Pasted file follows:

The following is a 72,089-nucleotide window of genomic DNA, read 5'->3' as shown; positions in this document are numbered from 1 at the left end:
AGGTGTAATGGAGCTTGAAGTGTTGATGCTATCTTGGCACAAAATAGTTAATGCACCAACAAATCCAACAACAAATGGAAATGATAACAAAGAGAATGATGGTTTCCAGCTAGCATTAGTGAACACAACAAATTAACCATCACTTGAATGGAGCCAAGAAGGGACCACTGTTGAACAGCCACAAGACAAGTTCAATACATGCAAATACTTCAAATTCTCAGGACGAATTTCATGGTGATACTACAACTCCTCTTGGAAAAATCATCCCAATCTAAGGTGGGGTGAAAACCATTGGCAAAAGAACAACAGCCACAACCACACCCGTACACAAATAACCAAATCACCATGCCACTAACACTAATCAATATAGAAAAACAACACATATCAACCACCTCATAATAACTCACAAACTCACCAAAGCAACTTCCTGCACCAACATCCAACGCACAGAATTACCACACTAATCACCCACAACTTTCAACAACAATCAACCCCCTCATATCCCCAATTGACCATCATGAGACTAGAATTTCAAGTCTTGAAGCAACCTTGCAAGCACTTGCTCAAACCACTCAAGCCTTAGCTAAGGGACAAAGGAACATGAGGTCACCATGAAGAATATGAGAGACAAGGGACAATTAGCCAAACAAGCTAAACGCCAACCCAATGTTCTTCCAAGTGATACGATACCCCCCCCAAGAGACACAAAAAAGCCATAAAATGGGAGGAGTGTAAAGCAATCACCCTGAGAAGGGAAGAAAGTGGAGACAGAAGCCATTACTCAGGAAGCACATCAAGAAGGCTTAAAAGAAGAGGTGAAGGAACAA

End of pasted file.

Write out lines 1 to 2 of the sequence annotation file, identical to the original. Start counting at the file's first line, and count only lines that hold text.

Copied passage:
The following is a 72,089-nucleotide window of genomic DNA, read 5'->3' as shown; positions in this document are numbered from 1 at the left end:
AGGTGTAATGGAGCTTGAAGTGTTGATGCTATCTTGGCACAAAATAGTTAATGCACCAACAAATCCAACAACAAATGGAAATGATAACAAAGAGAATGATGGTTTCCAGCTAGCATTAGTGAACACAACAAATTAACCATCACTTGAATGGAGCCAAGAAGGGACCACTGTTGAACAGCCACAAGACAAGTTCAATACATGCAAATACTTCAAATTCTCAGGACGAATTTCATGGTGATACTACAACTCCTCTTGGAAAAATCATCCCAATCTAAGGTGGGGTGAAAACCATTGGCAAAAGAACAACAGCCACAACCACACCCGTACACAAATAACCAAATCACCATGCCACTAACACTAATCAATATAGAAAAACAACACATATCAACCACCTCATAATAACTCACAAACTCACCAAAGCAACTTCCTGCACCAACATCCAACGCACAGAATTACCACACTAATCACCCACAACTTTCAACAACAATCAACCCCCTCATATCCCCAATTGACCATCATGAGACTAGAATTTCAAGTCTTGAAGCAACCTTGCAAGCACTTGCTCAAACCACTCAAGCCTTAGCTAAGGGACAAAGGAACATGAGGTCACCATGAAGAATATGAGAGACAAGGGACAATTAGCCAAACAAGCTAAACGCCAACCCAATGTTCTTCCAAGTGATACGATACCCCCCCCAAGAGACACAAAAAAGCCATAAAATGGGAGGAGTGTAAAGCAATCACCCTGAGAAGGGAAGAAAGTGGAGACAGAAGCCATTACTCAGGAAGCACATCAAGAAGGCTTAAAAGAAGAGGTGAAGGAACAA